Give Peace a Chance

The Competition

In autumn 2006, la Ville de Montréal held an open competition call for professional artists in the visual arts, to collaborate with a landscape architect to conceive an artistic intervention. This project aimed to commemorate the John Lennon – Yoko Ono bed-in, an event for peace, held in Montreal May 26 to June 2, 1969.

The artistic intervention, which adds to la Ville de Montréal’s public art collection, was realized in the context of the redevelopment of Mount Royal Park’s Peel Entrance, financed by the Agreement on the Cultural Development of Montreal between le Ministère de la Culture, des Communications et de la Condition féminine and la Ville de Montréal.

Peel Entrance

The park is an important heritage site in the heart of the city, its original layout conceived by Frederick Law Olmsted. The newly redesigned Peel Entrance is the principal access from Montreal’s downtown. Distinguished by a composition of steps and pavers in recycled granite and low limestone walls, this stairway and its surroundings were laid out to showcase the perspective offered, in line with Peel Street, towards the city and the river.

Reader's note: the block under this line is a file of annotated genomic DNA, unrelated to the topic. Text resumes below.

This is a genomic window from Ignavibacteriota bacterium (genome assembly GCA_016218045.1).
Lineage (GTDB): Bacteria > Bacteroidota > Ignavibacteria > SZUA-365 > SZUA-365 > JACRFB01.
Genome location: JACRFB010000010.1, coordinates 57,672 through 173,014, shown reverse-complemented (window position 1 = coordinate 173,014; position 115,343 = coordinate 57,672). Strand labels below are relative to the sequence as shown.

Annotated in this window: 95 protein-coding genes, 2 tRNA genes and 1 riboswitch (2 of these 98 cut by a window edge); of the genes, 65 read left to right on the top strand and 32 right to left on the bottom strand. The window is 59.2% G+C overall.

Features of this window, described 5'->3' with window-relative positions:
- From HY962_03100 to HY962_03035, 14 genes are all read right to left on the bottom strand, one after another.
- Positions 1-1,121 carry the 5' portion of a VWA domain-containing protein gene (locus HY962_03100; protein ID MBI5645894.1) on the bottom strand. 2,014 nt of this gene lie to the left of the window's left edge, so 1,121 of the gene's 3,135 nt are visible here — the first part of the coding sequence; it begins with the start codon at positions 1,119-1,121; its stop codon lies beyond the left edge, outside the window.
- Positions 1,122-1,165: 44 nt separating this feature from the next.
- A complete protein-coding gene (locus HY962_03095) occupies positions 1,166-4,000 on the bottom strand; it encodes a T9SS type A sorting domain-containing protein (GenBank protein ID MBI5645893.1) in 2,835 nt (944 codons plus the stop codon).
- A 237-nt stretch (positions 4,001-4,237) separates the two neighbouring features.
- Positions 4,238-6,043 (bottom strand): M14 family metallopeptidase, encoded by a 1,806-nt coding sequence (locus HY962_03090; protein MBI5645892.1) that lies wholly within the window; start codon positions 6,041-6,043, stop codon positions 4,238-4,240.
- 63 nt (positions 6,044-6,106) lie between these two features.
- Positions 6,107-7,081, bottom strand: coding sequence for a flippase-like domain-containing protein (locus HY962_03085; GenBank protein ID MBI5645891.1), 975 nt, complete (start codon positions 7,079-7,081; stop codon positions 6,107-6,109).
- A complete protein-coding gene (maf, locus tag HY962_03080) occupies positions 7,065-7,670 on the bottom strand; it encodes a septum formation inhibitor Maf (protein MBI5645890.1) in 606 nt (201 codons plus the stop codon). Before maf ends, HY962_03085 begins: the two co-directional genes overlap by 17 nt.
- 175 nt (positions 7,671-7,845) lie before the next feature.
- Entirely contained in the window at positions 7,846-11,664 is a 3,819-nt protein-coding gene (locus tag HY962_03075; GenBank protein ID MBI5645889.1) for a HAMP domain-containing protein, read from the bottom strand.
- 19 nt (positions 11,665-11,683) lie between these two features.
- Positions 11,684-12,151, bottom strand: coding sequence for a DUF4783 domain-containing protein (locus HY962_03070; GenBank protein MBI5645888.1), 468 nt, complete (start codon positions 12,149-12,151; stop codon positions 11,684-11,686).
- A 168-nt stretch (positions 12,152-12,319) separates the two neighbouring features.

The Artistic Intervention

The artwork subtly integrates into this milieu, setting off a spectacular rock face, one of the most striking of the mountain. Composed of approximately 180 limestone slabs laid side by side on flat ground, its site borders a hairpin turn in the Serpentine, a path winding up the mountain’s southern flank. Interpreting the path’s rhythm, the artwork reinforces Olmsted’s aim to provide a varied experience in a natural setting. Accompanying the visitor’s progression along the path it offers a pause, a quiet place for a moment of repose.

Give Peace a Chance marks the transition between city and park; underlines the relationship between natural and built elements; references the historic forest and Olmsted’s vision; and creates a space that invites reflection. The phrase give peace a chance, from the song written during that event, is carved in relief on some of the stone slabs in forty languages spoken in this city. Rough stone blocks mark the installation entranceway, provide seating and cite the bare stone of the mountain. Moss and ferns complete the work ; a background of bushes screen a nearby parking lot, redirecting the view to the cliffs above and the city below.


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